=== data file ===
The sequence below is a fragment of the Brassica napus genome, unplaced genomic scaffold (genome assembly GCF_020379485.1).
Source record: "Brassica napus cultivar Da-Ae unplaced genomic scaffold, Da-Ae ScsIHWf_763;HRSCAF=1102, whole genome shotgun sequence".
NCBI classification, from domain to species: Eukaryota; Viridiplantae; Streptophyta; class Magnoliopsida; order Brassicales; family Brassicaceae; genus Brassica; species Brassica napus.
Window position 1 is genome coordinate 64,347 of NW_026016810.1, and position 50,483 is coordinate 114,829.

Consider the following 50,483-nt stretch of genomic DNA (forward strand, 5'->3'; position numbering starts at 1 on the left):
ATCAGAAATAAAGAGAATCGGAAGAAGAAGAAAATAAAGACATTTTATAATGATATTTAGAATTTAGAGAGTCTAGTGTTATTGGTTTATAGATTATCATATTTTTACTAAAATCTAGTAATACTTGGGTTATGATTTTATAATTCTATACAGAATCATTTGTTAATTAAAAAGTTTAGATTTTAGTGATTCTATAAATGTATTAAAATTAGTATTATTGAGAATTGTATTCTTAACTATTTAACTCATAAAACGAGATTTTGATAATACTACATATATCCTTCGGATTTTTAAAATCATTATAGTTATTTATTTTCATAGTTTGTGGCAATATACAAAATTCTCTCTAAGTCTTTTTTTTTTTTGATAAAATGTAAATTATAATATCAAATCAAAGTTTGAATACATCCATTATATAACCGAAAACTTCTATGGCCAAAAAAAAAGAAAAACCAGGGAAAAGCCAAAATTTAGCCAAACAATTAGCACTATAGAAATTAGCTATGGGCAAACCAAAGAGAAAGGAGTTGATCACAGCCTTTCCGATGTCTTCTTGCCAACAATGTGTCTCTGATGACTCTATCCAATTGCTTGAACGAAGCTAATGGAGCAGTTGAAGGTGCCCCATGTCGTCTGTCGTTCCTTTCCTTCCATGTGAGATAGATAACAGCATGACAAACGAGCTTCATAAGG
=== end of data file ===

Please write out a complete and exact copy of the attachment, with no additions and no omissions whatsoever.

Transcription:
The sequence below is a fragment of the Brassica napus genome, unplaced genomic scaffold (genome assembly GCF_020379485.1).
Source record: "Brassica napus cultivar Da-Ae unplaced genomic scaffold, Da-Ae ScsIHWf_763;HRSCAF=1102, whole genome shotgun sequence".
NCBI classification, from domain to species: Eukaryota; Viridiplantae; Streptophyta; class Magnoliopsida; order Brassicales; family Brassicaceae; genus Brassica; species Brassica napus.
Window position 1 is genome coordinate 64,347 of NW_026016810.1, and position 50,483 is coordinate 114,829.

Consider the following 50,483-nt stretch of genomic DNA (forward strand, 5'->3'; position numbering starts at 1 on the left):
ATCAGAAATAAAGAGAATCGGAAGAAGAAGAAAATAAAGACATTTTATAATGATATTTAGAATTTAGAGAGTCTAGTGTTATTGGTTTATAGATTATCATATTTTTACTAAAATCTAGTAATACTTGGGTTATGATTTTATAATTCTATACAGAATCATTTGTTAATTAAAAAGTTTAGATTTTAGTGATTCTATAAATGTATTAAAATTAGTATTATTGAGAATTGTATTCTTAACTATTTAACTCATAAAACGAGATTTTGATAATACTACATATATCCTTCGGATTTTTAAAATCATTATAGTTATTTATTTTCATAGTTTGTGGCAATATACAAAATTCTCTCTAAGTCTTTTTTTTTTTTGATAAAATGTAAATTATAATATCAAATCAAAGTTTGAATACATCCATTATATAACCGAAAACTTCTATGGCCAAAAAAAAAGAAAAACCAGGGAAAAGCCAAAATTTAGCCAAACAATTAGCACTATAGAAATTAGCTATGGGCAAACCAAAGAGAAAGGAGTTGATCACAGCCTTTCCGATGTCTTCTTGCCAACAATGTGTCTCTGATGACTCTATCCAATTGCTTGAACGAAGCTAATGGAGCAGTTGAAGGTGCCCCATGTCGTCTGTCGTTCCTTTCCTTCCATGTGAGATAGATAACAGCATGACAAACGAGCTTCATAAGG